British Military & Criminal History:
1900 to 1999.
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This article is concerned with Plymouth Naval Memorial. The Memorial is situated centrally on The Hoe which looks directly towards Plymouth Sound.
The Plymouth Naval Memorial
After the First World War, an appropriate way had to be found of commemorating those members of the Royal Navy who had no known grave, the majority of deaths having occurred at sea where no permanent memorial could be provided. An Admiralty committee recommended that the three manning ports in Great Britain - Chatham, Plymouth and Portsmouth - should each have an identical memorial of unmistakable naval form, an obelisk, which would serve as a leading mark for shipping.
The memorials were designed by Sir Robert Lorimer, who had already carried out a considerable amount of work for the Commission, with sculpture by Henry Poole.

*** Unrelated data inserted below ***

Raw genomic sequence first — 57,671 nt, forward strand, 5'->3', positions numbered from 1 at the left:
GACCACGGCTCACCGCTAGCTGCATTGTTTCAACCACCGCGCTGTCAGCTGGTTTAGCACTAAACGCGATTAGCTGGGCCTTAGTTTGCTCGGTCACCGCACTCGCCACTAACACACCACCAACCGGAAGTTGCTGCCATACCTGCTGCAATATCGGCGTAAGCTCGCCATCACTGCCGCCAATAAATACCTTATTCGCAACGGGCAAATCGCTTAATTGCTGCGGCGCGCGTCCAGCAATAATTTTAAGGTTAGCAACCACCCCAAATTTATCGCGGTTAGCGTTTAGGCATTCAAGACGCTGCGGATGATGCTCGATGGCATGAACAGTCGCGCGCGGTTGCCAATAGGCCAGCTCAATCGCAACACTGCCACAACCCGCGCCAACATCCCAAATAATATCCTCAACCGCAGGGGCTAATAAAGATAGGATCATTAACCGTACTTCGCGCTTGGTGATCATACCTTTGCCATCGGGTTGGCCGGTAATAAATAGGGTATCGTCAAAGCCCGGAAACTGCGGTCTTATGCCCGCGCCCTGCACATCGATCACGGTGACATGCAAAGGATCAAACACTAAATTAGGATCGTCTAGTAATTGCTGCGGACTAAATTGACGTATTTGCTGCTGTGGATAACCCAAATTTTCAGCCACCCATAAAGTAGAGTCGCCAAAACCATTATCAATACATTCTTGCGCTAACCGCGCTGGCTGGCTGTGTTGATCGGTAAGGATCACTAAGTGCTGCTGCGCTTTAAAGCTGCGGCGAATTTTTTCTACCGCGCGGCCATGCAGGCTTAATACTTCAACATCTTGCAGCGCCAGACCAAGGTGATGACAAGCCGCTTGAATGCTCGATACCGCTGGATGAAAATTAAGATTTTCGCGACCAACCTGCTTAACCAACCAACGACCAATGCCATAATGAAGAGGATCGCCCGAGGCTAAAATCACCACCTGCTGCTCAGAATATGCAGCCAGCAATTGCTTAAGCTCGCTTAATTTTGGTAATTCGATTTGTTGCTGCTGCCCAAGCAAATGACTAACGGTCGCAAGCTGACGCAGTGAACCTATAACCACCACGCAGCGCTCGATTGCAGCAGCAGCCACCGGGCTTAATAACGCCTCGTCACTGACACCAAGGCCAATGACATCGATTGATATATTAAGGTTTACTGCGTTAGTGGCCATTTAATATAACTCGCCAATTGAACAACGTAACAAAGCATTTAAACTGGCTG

After the Second World War it was decided that the naval memorials should be extended to provide space for commemorating the naval dead without graves of that war, but since the three sites were dissimilar, a different architectural treatment was required for each. The architect for the Second World War extension at Plymouth was Sir Edward Maufe and the additional sculpture was by Charles Wheeler and William McMillan.
The Plymouth Naval Memorial commemorates 7,251 sailors of the First World War and 15,933 of the Second World War.
The names on the memorial are arranged according to year of death. Those for the First World War appear on panels located around the obelisk. Those for the Second World War appear on panel located on the surrounding wall. Within each year, the names are group by service then by rank and surname.
Plymouth Naval Memorial towards the sea (Stratford family)
Plymouth Naval Memorial towards the town (Stratford family)